I arrived at 1.5/1/175 as my standard dilution. I
can't tell you what it does to the curve, but I arrived at it by trial and error when I was fitting FP4+ to the paper I use. I mainly contact print on graded FB paper and this dilution gives me nicely developed highlights and full shadow detail. My normal development is what I guess you call extreme minimal or minimal agitation. Plus this gives me full(actually a little more than full) film speed. I rate my 8x10 fp4+ at 160, dilute at 1.5/1/175 and develop for 45min(70 degf) in a pvc tube - fully filled with solution. Agitate vigorously for the 1st minute, then 2 inversions at 15min, then 2 inversions at 30min. The tube stands on end between agitation cycles. I usually get a near perfect print at my standard proofing time with great edge contast on what is essentially a grade 2 paper. I develop the paper in DR. Beers at the #4 dilution - which allows me to vary the dilution both up or down in contrast up to 3/4 of a grade.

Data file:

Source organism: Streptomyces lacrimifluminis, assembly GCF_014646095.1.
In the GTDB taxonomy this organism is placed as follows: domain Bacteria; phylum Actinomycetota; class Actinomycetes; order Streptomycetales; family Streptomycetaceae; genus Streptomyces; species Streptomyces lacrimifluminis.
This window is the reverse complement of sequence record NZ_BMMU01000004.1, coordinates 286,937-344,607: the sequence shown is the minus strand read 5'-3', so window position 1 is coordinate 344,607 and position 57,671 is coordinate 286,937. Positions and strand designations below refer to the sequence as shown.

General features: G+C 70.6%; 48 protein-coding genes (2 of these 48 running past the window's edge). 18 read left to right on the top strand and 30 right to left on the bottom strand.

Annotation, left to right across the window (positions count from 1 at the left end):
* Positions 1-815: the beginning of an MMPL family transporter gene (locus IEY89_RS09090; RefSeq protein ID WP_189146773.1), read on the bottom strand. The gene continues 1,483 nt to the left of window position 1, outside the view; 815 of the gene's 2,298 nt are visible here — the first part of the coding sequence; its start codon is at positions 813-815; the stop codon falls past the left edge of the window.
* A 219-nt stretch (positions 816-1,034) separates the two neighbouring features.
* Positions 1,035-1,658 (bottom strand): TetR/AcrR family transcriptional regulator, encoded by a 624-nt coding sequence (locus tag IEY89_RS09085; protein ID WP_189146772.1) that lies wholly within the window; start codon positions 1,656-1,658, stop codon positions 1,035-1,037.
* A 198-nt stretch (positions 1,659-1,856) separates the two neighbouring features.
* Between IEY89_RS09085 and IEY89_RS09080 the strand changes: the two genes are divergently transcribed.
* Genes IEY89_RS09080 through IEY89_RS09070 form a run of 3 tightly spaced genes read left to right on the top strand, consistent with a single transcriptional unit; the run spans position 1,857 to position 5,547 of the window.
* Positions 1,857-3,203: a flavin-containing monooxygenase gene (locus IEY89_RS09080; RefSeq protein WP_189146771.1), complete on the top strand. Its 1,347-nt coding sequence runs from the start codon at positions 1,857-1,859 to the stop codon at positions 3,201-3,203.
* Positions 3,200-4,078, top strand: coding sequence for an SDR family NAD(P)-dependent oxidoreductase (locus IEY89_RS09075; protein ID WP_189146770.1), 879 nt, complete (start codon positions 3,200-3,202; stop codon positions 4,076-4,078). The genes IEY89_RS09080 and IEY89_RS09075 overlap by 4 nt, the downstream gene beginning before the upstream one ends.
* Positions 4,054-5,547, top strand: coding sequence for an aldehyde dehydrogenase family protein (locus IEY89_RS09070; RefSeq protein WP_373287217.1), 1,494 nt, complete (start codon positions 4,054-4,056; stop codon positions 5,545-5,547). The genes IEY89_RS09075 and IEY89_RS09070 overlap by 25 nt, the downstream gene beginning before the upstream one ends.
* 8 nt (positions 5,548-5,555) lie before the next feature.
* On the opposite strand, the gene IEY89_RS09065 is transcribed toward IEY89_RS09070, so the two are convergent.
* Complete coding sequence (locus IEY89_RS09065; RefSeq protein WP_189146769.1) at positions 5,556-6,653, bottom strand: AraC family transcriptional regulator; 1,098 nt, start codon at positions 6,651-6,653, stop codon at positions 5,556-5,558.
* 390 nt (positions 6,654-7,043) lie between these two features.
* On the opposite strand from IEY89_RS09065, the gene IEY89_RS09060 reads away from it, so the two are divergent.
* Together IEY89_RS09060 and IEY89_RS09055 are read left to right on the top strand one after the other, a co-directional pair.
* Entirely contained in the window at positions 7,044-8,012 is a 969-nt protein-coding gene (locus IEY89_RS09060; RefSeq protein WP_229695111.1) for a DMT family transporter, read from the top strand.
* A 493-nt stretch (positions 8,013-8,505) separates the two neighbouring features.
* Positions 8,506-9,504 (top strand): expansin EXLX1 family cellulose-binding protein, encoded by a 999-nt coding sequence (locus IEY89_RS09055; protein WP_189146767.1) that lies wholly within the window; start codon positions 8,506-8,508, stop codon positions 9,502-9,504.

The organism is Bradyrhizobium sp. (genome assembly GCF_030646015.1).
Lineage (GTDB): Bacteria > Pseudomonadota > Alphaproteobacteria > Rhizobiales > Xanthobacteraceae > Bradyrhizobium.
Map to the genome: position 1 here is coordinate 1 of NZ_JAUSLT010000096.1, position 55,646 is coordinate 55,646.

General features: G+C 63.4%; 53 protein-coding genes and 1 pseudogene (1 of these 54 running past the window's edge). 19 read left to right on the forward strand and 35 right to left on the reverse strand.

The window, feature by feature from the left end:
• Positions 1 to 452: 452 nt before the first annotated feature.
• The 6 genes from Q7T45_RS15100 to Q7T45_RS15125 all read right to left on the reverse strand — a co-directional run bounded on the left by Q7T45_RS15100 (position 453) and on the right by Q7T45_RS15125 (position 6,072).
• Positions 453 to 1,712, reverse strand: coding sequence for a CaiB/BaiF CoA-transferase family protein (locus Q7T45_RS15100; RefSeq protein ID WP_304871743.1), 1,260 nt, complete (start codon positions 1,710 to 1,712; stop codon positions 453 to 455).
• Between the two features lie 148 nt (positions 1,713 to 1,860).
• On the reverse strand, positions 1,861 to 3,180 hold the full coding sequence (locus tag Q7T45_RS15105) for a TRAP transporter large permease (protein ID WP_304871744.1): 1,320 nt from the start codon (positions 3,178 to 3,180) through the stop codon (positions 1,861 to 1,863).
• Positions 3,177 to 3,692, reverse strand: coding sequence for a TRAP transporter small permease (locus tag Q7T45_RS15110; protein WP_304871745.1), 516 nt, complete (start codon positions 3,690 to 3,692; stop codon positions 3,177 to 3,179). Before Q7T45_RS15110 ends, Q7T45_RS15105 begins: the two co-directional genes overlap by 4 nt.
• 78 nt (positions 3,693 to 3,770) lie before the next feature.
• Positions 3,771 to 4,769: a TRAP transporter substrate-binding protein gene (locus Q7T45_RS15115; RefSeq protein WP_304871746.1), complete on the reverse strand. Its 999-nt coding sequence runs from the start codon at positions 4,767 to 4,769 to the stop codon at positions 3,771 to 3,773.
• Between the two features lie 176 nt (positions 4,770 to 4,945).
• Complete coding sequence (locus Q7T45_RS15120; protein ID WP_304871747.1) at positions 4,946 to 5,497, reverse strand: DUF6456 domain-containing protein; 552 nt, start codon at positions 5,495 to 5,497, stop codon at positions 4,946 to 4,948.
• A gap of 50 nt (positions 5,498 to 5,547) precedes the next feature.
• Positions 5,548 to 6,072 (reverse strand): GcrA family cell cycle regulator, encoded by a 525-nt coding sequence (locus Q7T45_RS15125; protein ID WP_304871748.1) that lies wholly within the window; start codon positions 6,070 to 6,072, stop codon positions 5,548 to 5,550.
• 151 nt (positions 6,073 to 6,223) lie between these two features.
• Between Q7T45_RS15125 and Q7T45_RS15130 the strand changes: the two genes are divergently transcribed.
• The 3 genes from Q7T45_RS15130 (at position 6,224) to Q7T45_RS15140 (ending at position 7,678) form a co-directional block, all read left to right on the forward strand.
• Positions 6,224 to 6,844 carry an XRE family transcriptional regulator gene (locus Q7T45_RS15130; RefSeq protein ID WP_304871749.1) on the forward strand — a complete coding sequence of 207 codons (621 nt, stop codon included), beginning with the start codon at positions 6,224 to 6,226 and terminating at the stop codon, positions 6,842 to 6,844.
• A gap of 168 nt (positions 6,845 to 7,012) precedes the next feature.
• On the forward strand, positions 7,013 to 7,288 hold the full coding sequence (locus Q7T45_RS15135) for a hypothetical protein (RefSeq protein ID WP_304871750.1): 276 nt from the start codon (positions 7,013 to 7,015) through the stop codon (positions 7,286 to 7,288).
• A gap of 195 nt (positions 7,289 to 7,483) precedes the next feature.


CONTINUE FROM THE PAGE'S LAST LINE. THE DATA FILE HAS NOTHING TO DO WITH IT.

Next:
I've compared negs of the same scene developed in a rotary jobo at a slow speed at 1:1:100 and the difference in edge contrast is remarkable. Altering the amount of restrainer (B) seems to keep the highlights where I like them. Sorry if I'm not more scientific - but I arrived at this based on what I see in the final print.
I've simplified my life greatly by sticking to one film/one paper/and now 1 developer.
Hope this helps.